in Three Clerks

Chapter 10 – Wheal Mary Jane

the triumph of descending alone to the nether world

The morning after his meeting with Undy and Mr. Manylodes, Alaric is recovering from a hangover. Although Alaric knows that he needs to get out of bed and prepare to meet with the miners at the Wheal Mary Jane, he is in too much pain to get moving.  At one point, Alaric exclaims that he would rather let Neverbend have “the triumph of descending alone to the nether world” than leave the comfort of his bed. Also known as a katabasis, the descent into the underworld is associated with heroes of ancient Greek and Roman mythology. While use of this phrase shows how important it is for Alaric to inspect the Wheal Mary Jane, the fact that he would relinquish the task to Mr. Neverbend underscores the pain that Alaric must be experiencing. [GZ 2016]


the mine as underworld

Trollope’s depiction of the mine as the Classical underworld continues with the contrast between “upper air” and “lower world” and the mention of “infernal gods.” [RR 2016]


cock on a dunghill

After having donned the clothing and apparatus necessary to descend into the mine, Mr. Neverbend is described as “a cock who could no longer…claim the dunghill as his own.” This is a reference to Seneca’s Apocolocyntosis in which the Roman emperor Claudius realizes that his status does not have the same value outside Rome. Seneca uses the metaphor of a cock on a dunghill to tell readers that we are most powerful when on our own turf. Through this metaphor and the description of the hopeless Mr. Neverbend, we realize that in the mines he is out of his element. The reader is reminded that he is different from the miners with whom he interacts and that social “superiors” may occasionally find themselves beneath their “inferiors.” [GZ 2016 & RR 2017]

source: Seneca the Younger, Apocolocyntosis 7.


Facilis descensus Averni

This Latin phrase can be translated as “easy is the descent of Avernus.” One supposed route to the underworld was located near Lake Avernus in Italy, and the lake’s name was sometimes used to refer to the underworld itself. This Latin phrase appears in book 6 of Vergil’s Aeneid, when the poem’s hero, Aeneas, asks the sibyl of Cumae for help in journeying to the underworld to visit his father. The sibyl explains that, while the trip to the underworld is easy, returning is difficult. In our context, this phrase literally describes Mr. Neverbend’s quick descent into the mines.  However, eventually (and ironically) the descent does prove difficult, and Mr. Neverbend finds it easier to re-ascend rather than continue downward; Mr. Neverbend’s incomplete trip and quick return demonstrate his non-heroic status. Metaphorically, Trollope’s use of this phrase alludes to Alaric’s ethical transformation and moral descent—from upstanding to corrupt. [GZ & RR 2016]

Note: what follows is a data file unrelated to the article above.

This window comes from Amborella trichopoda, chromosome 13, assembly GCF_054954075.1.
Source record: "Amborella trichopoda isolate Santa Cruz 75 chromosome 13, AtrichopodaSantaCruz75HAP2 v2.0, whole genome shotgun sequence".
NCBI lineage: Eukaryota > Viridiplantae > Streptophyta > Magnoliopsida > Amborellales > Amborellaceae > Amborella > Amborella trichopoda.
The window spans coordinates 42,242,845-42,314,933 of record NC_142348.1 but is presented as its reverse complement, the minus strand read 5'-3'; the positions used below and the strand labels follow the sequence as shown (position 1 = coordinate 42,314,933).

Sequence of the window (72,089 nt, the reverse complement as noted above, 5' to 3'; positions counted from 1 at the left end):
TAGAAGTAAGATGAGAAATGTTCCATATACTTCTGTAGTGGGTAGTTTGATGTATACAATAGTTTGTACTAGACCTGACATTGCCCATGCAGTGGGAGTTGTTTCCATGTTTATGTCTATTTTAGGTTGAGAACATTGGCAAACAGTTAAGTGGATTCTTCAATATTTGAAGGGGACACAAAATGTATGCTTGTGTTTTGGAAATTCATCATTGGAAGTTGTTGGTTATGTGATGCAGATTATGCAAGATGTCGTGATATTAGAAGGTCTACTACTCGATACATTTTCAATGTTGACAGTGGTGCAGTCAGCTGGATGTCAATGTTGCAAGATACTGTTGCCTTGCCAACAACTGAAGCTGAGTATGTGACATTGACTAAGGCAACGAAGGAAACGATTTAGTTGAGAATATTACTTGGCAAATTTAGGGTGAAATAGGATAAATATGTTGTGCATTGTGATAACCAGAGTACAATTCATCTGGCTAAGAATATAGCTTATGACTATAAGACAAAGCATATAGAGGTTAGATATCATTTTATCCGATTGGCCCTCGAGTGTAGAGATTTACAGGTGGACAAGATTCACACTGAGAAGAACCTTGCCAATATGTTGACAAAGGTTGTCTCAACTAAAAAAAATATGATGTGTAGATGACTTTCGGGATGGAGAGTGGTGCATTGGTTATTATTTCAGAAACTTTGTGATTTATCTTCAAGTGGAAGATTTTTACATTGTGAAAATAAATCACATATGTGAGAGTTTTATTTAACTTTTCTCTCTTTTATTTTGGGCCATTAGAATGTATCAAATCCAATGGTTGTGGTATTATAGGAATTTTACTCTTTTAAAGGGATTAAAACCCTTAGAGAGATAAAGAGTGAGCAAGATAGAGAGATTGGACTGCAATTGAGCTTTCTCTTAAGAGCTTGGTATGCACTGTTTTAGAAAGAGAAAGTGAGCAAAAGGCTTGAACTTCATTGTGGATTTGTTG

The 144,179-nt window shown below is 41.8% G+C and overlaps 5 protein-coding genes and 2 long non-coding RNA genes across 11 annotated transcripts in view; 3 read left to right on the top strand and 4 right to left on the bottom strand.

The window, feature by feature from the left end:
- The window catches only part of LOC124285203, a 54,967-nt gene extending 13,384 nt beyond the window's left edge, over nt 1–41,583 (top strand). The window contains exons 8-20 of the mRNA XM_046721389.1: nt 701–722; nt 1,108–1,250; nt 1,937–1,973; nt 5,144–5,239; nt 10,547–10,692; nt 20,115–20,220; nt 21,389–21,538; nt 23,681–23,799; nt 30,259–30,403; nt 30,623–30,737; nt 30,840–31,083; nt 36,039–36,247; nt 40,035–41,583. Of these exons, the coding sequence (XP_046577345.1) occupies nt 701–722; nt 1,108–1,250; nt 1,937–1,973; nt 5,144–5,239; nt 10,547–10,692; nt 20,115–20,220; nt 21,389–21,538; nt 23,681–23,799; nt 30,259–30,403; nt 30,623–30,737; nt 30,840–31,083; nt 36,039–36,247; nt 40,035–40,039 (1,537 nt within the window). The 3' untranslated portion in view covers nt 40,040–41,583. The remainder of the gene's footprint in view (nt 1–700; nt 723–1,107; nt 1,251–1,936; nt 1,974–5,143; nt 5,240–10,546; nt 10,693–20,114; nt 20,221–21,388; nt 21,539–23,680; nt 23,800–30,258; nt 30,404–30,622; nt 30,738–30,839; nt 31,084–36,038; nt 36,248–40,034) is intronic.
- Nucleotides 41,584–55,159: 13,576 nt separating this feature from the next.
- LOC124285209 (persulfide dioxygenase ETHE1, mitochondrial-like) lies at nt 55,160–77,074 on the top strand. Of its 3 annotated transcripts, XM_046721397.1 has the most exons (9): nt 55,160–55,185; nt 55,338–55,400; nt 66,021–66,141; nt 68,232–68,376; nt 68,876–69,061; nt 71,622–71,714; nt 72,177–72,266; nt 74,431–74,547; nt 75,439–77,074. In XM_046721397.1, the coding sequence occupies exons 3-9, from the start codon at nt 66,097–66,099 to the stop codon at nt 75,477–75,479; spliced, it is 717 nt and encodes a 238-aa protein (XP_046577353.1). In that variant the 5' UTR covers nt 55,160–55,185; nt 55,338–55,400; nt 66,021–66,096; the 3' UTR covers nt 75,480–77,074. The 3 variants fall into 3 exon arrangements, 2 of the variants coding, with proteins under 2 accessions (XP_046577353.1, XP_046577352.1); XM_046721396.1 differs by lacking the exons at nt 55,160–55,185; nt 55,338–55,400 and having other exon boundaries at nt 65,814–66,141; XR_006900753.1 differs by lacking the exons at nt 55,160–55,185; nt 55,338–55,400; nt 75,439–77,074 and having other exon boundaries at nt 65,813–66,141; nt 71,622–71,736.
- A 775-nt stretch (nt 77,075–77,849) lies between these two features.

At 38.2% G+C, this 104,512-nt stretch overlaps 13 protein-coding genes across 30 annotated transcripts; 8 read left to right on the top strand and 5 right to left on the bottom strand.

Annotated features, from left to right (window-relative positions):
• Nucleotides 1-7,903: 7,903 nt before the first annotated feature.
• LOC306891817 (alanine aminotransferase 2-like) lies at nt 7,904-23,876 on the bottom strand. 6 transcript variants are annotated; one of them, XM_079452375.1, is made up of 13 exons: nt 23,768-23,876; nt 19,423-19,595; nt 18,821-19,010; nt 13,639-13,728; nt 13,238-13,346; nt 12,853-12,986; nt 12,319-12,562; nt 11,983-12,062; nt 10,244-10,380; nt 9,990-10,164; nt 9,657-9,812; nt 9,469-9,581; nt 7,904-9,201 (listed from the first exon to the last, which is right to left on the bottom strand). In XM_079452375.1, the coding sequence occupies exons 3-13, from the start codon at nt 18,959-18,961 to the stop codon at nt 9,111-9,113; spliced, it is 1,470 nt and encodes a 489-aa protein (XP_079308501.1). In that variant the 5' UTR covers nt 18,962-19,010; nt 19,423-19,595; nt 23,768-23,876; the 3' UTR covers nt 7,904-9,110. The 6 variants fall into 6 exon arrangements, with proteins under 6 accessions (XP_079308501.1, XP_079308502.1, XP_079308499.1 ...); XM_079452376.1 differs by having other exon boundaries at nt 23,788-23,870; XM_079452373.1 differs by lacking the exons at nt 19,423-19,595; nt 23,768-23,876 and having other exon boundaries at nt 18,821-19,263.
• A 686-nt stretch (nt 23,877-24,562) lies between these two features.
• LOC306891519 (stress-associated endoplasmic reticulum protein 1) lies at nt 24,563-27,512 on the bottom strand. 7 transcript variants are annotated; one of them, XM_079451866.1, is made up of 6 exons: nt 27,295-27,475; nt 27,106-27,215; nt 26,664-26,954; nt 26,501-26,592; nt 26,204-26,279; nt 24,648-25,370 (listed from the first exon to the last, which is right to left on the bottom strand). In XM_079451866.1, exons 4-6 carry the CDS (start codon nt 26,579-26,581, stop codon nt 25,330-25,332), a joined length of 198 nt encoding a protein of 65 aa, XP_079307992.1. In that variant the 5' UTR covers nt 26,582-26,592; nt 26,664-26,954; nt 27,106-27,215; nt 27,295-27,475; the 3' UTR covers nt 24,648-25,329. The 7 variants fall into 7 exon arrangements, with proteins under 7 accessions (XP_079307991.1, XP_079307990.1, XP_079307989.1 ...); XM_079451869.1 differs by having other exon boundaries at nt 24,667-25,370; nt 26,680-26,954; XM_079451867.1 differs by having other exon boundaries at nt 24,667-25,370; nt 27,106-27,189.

source: Vergil, Aeneid 6.126.



Pandemonium is the name given to the capital of hell by John Milton in Paradise Lost. The word was coined by Milton and contains the Greek elements pan (all) and daimon (demon or spirit). Milton incorporates many mythological and Classical features into his depiction of Pandemonium, so Trollope’s invocation of “Pandemonium” continues the Classical underworld motif in this chapter. [RR 2016]


terra firma

“Solid ground” in Latin. When the miner suggests that Mr. Neverbend is “too thick and weazy” to continue his descent into the mine, Mr. Neverbend concurs with the assessment because it justifies his return to the surface. Trollope wonders, however, how Mr. Neverbend would receive such a comment in more stable circumstances, on terra firma. The use of the Latin phrase (rather than the equivalent in English) may subtly suggest that when on solid ground Mr. Neverbend’s sense of self and status would lead him to object to the miner’s description of him. [RR 2016]


dictator and charioteer

Trollope contrasts Mr. Neverbend’s confident trip to the mine in the morning with his less than glorious retreat from the depths of the mine later. Setting out for the mine, Mr. Neverbend held himself like a “great dictator” who “rebuked the slowness of his charioteer.” The mention of a dictator and charioteer seem to present Mr. Neverbend in the image of a commanding and triumphant ancient Roman, an image which Mr. Neverbend ultimately fails to live up to. [RR 2016]


Aequam memento

Trollope quotes the opening words of an ode by Horace. The entire first stanza of the ode is relevant here: “Remember to preserve a calm mind in difficult circumstances and also in good times a mind kept apart from excessive happiness, Dellius, you who are going to die.” Trollope follows his invocation of aequam memento with “&c., &c.,” prompting his readers to supply the rest. At the end of the paragraph he echoes the close of Horace’s stanza with “O Neverbend, who need’st must some day die.” Trollope acknowledges that, as is common, Mr. Neverbend is unable to remember this Horatian counsel in the heat of his disappointment, but Trollope’s quotation of it rehearses and reinforces it for his audience. [RR 2016]

source: Horace, Ode 2.3.1-4


nectar from the brewery of the gods

The narrator uses this phrase when describing the intensity with which Mr. Neverbend drinks the beer given to him once he has left the mines. In Classical mythology, nectar was the drink of choice for deities. The scene is a humorous depiction of Mr. Neverbend shamelessly downing an alcoholic beverage, something that he had been so ready to chide Alaric for earlier. [GZ 2016]


Pythagorean club

Alaric and Harry’s club in London is called the Pythagorean after the ancient Greek philosopher Pythagoras (c. 6th century BCE). Although the club has no ostensible connection to Pythagorean philosophy, its name draws on the cultural cachet of Classics. [RR 2016]